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Section 4

4. Another consideration is that if The Good [and First] is simplex and without need, it can neither need the intellective act nor possess what it does not need: it will therefore not have intellection. (Interpolation or corruption: It is without intellection because, also, it contains no duality.)

Again; an Intellectual-Principle is distinct from The Good and takes a certain goodness only by its intellection of The Good.

Yet again: In any dual object there is the unity [the principle of identity] side by side with the rest of the thing; an associated member cannot be the unity of the two and there must be a self-standing unity [within the duality] before this unity of members can exist: by the same reasoning there must be also the supreme unity entering into no association whatever, something which is unity-simplex by its very being, utterly devoid of all that belongs to the thing capable of association.

How could anything be present in anything else unless in virtue of a source existing independently of association? The simplex [or absolute] requires no derivation; but any manifold, or any dual, must be dependent.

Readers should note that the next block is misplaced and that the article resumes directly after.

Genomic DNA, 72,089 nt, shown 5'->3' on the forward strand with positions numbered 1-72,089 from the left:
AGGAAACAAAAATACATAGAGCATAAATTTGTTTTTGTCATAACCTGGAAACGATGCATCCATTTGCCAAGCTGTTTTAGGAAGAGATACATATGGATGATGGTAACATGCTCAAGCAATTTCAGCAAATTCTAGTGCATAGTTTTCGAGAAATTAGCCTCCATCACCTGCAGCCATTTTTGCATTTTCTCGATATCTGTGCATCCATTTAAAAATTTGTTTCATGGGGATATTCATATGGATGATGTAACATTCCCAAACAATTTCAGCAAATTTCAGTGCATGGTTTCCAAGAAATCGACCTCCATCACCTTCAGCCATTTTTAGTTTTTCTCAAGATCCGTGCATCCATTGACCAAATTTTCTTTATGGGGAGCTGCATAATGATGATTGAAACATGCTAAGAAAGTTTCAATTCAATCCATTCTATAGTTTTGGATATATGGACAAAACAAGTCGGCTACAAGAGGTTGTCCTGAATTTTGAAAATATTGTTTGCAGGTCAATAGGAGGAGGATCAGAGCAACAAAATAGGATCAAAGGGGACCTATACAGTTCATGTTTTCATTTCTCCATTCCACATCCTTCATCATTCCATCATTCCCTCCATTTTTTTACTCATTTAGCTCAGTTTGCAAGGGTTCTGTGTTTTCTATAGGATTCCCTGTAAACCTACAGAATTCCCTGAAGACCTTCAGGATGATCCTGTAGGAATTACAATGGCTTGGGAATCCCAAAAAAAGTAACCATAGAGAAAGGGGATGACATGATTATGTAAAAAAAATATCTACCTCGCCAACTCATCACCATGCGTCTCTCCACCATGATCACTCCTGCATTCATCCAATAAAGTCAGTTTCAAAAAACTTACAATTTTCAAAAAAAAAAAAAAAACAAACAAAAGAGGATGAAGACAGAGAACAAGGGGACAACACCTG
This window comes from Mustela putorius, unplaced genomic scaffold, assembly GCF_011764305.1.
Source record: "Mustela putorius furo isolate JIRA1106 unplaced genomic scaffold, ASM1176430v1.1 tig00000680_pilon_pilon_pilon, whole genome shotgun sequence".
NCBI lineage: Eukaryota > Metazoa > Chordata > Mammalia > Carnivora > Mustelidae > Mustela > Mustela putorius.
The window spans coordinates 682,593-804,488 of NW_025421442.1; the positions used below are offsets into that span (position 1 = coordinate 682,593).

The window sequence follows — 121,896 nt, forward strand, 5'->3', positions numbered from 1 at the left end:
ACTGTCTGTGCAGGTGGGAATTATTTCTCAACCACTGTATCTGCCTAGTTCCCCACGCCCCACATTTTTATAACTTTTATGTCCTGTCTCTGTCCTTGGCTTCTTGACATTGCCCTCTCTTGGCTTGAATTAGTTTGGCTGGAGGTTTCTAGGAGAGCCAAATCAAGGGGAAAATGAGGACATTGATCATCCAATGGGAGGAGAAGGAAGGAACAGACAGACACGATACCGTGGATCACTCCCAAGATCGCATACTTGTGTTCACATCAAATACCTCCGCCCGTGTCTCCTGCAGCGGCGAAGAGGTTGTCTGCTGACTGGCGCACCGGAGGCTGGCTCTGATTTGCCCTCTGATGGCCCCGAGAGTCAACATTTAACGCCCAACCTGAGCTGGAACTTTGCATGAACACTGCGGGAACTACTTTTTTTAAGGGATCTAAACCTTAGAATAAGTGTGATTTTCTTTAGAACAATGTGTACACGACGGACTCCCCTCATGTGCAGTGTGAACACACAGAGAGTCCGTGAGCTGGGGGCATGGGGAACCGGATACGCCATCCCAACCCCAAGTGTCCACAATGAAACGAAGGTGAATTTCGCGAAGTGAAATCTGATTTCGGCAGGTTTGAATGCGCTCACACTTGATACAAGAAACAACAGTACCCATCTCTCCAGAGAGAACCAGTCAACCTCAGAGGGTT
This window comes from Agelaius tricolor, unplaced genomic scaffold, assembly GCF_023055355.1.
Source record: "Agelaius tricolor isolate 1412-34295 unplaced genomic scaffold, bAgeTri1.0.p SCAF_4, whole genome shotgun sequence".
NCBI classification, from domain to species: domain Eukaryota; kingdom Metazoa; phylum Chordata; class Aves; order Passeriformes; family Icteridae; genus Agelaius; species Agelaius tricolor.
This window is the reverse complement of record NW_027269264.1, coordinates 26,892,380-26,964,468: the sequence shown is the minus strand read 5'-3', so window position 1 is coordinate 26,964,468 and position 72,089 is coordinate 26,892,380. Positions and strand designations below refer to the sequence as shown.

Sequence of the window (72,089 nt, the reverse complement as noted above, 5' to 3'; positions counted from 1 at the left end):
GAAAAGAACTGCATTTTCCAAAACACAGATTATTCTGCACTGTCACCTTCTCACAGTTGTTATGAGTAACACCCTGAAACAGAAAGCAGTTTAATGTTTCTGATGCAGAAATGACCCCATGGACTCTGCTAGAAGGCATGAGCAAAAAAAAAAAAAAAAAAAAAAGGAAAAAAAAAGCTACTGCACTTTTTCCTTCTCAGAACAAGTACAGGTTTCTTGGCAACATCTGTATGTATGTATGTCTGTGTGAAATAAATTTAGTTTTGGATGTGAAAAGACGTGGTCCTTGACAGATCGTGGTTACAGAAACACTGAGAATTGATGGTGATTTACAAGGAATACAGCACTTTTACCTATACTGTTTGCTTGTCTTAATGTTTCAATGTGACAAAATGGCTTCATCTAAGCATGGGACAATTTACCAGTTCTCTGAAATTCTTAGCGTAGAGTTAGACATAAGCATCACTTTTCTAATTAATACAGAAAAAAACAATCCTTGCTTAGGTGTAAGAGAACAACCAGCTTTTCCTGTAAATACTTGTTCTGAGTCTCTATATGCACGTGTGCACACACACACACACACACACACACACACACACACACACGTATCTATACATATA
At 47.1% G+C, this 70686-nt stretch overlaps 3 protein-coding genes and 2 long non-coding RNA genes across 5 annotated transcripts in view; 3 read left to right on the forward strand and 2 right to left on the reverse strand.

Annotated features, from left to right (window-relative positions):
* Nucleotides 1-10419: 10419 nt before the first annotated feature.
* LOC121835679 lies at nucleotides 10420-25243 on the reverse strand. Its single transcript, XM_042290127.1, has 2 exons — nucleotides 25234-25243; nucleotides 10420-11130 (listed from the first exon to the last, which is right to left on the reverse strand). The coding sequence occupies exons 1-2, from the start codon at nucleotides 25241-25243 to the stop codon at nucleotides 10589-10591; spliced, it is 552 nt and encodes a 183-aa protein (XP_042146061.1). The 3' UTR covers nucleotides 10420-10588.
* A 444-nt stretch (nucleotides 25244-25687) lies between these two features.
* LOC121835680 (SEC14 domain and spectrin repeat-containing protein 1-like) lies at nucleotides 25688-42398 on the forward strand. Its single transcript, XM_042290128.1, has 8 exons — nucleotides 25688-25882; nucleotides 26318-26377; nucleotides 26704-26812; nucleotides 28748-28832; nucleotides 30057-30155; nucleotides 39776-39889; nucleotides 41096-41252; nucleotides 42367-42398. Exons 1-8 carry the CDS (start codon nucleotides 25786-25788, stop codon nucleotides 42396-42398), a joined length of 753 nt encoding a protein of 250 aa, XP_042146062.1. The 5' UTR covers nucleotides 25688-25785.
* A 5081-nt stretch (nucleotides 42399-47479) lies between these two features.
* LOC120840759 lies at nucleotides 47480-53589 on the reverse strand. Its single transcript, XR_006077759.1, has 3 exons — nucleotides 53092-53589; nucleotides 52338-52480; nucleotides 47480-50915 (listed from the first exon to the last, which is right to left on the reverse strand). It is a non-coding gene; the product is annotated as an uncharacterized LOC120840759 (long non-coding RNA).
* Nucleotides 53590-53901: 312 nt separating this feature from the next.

We may use the figure of, first, light; then, following it, the sun; as a third, the orb of the moon taking its light from the sun: Soul carries the Intellectual-Principle as something imparted and lending the light which makes it essentially intellective; Intellectual-Principle carries the light as its own though it is not purely the light but is the being into whose very essence the light has been received; highest is That which, giving forth the light to its sequent, is no other than the pure light itself by whose power the Intellectual-Principle takes character.

How can this highest have need of any other? It is not to be identified with any of the things that enter into association; the self-standing is of a very different order.

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